The release in September 2018 of Plan S has led many small and society publishers to examine their business models, and in particular ways to transform their journals from hybrids into pure open access (OA) titles.
This paper explores one means by which a society publisher might transform, focused specifically on the institutional set-price publish and read (P&R) package being developed by the Microbiology Society based on assessments of: the geographic diversity of our author and subscriber bases; trends in article numbers, article costs and revenues; the administrative complexity of the options; and the reputational and financial risks to the Society associated with the package.
We outline the process we followed to calculate the financial and publishing implications of P&R at different price points, and share our view that these kinds of packages are a stop on the way to new models of OA that do not rely on article processing charges (APCs).
Our hope is that in sharing our experience, we will contribute to a collective best practice about how to transform society publishing.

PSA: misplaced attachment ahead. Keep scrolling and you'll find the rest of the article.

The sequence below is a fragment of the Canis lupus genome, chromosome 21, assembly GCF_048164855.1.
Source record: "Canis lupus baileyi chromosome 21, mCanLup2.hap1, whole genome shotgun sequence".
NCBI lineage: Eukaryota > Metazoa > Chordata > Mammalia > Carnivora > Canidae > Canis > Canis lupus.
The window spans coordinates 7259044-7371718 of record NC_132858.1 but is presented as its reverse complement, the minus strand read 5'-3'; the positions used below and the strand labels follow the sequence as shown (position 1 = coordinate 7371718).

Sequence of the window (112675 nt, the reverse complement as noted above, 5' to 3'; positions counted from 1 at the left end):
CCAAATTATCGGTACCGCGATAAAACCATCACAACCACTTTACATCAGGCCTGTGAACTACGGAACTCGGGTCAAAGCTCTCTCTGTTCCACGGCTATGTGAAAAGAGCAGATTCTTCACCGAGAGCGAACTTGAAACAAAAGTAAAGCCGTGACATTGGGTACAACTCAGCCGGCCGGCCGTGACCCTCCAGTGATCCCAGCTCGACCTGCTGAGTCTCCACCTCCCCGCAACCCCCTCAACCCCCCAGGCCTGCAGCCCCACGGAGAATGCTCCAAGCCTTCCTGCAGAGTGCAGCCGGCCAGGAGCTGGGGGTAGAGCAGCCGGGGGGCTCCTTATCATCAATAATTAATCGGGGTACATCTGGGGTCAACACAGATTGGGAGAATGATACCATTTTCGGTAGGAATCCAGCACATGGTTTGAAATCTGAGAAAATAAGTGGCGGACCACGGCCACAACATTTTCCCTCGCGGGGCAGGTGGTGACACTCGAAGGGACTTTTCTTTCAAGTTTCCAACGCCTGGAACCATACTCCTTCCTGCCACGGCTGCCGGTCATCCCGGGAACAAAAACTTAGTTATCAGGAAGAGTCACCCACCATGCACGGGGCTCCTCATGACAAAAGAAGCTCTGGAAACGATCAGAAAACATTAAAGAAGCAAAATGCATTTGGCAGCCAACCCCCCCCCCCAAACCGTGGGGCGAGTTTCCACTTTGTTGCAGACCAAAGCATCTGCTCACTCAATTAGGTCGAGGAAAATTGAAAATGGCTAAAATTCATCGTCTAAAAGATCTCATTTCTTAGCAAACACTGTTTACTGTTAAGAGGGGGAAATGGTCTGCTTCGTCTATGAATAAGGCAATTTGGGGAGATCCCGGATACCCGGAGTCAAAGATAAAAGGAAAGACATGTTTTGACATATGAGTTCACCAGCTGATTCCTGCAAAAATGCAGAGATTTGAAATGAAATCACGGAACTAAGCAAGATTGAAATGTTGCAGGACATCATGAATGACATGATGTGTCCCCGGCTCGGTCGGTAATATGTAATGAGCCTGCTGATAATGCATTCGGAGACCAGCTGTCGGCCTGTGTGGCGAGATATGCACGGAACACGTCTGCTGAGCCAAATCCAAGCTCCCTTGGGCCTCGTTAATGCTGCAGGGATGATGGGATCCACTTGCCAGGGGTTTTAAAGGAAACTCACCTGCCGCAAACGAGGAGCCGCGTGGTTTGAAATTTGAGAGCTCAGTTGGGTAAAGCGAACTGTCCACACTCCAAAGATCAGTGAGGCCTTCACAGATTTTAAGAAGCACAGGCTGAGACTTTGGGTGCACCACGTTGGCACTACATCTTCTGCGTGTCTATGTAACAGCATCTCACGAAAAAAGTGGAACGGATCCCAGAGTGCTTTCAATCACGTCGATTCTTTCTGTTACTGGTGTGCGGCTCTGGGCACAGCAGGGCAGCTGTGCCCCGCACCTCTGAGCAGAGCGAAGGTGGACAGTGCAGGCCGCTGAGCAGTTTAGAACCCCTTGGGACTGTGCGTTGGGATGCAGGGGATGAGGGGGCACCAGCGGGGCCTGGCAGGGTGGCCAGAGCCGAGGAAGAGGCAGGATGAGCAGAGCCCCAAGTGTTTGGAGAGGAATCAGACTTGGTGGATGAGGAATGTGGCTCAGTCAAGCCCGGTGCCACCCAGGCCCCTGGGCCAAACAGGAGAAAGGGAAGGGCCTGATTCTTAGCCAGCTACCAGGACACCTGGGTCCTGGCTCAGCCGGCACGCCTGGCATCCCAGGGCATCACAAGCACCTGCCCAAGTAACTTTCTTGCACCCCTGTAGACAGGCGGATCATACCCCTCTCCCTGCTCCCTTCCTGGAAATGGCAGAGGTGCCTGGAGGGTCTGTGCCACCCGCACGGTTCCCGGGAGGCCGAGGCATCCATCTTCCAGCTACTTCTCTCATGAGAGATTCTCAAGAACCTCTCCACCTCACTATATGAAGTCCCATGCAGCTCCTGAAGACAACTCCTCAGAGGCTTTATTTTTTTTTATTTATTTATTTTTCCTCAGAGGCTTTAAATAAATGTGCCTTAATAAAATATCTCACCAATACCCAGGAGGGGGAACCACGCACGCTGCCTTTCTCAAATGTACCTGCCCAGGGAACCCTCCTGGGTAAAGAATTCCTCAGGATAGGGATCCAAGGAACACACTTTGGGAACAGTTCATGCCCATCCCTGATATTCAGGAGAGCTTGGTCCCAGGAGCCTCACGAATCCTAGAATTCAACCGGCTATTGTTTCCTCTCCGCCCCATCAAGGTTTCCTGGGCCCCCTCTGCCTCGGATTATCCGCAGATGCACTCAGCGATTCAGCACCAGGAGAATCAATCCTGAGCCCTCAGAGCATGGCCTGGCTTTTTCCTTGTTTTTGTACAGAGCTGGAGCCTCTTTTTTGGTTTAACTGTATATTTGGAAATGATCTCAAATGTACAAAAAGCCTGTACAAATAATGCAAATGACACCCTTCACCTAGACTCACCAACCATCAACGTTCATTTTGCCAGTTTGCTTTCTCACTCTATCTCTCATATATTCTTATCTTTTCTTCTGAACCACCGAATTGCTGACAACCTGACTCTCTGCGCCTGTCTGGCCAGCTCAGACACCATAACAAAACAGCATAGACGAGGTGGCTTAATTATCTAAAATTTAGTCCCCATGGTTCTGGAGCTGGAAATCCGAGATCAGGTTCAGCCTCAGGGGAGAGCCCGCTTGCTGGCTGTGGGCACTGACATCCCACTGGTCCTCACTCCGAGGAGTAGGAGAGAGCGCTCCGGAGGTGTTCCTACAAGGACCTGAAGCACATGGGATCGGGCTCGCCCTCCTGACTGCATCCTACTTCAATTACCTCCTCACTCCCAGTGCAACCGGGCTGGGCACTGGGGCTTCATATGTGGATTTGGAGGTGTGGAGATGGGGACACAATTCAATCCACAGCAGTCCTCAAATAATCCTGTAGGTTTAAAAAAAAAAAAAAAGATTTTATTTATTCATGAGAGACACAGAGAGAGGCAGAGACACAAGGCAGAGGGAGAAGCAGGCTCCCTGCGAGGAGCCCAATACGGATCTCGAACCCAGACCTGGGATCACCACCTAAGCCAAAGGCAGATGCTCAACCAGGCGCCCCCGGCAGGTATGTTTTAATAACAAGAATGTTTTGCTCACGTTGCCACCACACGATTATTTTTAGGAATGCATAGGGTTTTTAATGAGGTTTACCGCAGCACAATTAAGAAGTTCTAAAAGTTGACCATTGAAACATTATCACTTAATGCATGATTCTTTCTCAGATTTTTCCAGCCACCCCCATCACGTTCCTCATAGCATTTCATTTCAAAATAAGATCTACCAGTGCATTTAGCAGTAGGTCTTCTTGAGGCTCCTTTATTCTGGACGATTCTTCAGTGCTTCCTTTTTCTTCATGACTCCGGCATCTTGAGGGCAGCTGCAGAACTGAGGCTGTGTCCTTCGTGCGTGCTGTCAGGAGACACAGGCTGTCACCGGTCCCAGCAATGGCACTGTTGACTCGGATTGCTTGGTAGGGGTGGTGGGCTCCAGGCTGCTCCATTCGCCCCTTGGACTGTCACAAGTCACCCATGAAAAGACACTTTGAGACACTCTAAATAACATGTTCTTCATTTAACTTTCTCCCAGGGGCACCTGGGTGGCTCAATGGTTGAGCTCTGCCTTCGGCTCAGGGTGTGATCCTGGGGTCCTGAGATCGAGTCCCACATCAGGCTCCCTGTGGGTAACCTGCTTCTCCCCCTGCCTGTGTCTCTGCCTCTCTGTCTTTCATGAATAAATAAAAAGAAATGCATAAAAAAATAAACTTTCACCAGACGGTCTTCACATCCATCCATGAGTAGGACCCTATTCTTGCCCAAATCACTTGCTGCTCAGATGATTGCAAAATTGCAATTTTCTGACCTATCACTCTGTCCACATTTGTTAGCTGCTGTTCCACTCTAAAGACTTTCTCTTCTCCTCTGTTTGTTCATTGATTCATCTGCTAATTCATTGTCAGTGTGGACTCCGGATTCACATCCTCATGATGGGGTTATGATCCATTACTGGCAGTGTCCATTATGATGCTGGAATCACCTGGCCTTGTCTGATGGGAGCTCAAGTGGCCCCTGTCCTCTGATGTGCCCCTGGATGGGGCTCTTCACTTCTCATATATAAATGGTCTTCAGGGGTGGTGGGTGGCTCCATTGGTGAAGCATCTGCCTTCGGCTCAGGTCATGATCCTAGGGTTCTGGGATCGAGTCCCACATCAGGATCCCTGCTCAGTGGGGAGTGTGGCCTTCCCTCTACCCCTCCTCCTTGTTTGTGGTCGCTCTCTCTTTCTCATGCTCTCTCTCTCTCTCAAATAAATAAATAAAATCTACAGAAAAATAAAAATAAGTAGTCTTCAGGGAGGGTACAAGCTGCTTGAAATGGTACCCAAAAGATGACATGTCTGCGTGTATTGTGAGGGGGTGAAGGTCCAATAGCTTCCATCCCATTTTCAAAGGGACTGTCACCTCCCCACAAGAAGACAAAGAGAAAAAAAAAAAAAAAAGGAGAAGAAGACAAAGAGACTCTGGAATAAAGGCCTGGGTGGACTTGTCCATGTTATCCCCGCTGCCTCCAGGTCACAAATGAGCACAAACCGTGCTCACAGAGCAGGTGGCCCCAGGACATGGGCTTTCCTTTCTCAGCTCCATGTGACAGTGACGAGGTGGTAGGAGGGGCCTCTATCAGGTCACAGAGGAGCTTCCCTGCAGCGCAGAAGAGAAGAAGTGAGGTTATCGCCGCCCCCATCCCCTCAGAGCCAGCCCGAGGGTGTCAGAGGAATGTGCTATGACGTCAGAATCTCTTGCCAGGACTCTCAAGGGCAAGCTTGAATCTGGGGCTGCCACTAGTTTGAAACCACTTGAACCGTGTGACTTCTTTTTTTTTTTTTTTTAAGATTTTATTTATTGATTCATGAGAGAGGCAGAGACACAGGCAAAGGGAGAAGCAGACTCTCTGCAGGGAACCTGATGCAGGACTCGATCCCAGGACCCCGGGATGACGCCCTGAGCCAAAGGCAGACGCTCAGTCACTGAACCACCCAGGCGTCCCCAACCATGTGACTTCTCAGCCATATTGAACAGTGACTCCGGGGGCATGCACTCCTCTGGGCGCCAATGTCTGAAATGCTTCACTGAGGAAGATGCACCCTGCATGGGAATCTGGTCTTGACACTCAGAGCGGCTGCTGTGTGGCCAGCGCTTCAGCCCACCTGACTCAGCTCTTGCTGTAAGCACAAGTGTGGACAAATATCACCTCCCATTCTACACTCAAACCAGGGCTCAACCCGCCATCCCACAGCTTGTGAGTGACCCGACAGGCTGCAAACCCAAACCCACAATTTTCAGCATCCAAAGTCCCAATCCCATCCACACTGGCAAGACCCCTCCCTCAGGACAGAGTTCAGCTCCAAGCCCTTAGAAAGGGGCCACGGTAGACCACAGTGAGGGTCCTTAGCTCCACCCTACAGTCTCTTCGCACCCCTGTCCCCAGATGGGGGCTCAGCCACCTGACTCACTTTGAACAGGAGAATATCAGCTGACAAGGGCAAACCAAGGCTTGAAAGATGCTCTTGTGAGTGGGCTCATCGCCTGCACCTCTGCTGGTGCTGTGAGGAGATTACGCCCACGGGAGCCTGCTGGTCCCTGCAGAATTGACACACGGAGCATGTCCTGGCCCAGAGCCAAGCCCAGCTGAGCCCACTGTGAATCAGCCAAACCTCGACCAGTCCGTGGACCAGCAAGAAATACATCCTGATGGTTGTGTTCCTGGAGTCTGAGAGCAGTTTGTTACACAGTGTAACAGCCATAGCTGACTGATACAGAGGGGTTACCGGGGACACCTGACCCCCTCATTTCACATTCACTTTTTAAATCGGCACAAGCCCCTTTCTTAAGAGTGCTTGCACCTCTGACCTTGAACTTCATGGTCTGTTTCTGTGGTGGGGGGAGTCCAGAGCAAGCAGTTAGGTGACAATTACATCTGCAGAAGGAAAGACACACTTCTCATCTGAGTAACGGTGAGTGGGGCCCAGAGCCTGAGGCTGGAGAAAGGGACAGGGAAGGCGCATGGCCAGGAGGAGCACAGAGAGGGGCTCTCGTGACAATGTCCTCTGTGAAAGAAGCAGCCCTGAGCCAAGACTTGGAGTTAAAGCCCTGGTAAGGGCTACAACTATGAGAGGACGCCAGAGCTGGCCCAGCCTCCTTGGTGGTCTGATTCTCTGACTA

URL : Transformation: the future of society publishing
DOI : http://doi.org/10.1629/uksg.486
Author : Nina Schönfelder
With the ongoing open-access transformation, article processing charges (APCs) are gaining importance as one of the main business models for open-access publishing in scientific journals.
This paper analyzes how much of APC pricing can be attributed to journal-related factors. With UK data from OpenAPC (which aggregates fees paid for open-access articles by universities, funders, and research institutions), APCs are explained by the following variables: (1) the “source normalized impact per paper” (SNIP), (2) whether the journal is open access or hybrid, (3) the publisher of the journal, (4) the subject area of the journal, and (5) the year.
The results of the multivariate linear regression show that the journal’s impact and the hybrid status are the most important factors for the level of APCs. However, the relationship between APC and SNIP is different for open-access journals and hybrid journals.
APCs paid to open-access journals were found to be strongly increasing in conjunction with higher journal citation impact, whereas this relationship was observed to be much looser for articles in hybrid journals.
This paper goes beyond simple statistics, which have been discussed so far in the literature, by using control variables and applying statistical inference.
URL : Article processing charges: Mirroring the citation impact or legacy of the subscription-based model?
DOI : https://doi.org/10.1162/qss_a_00015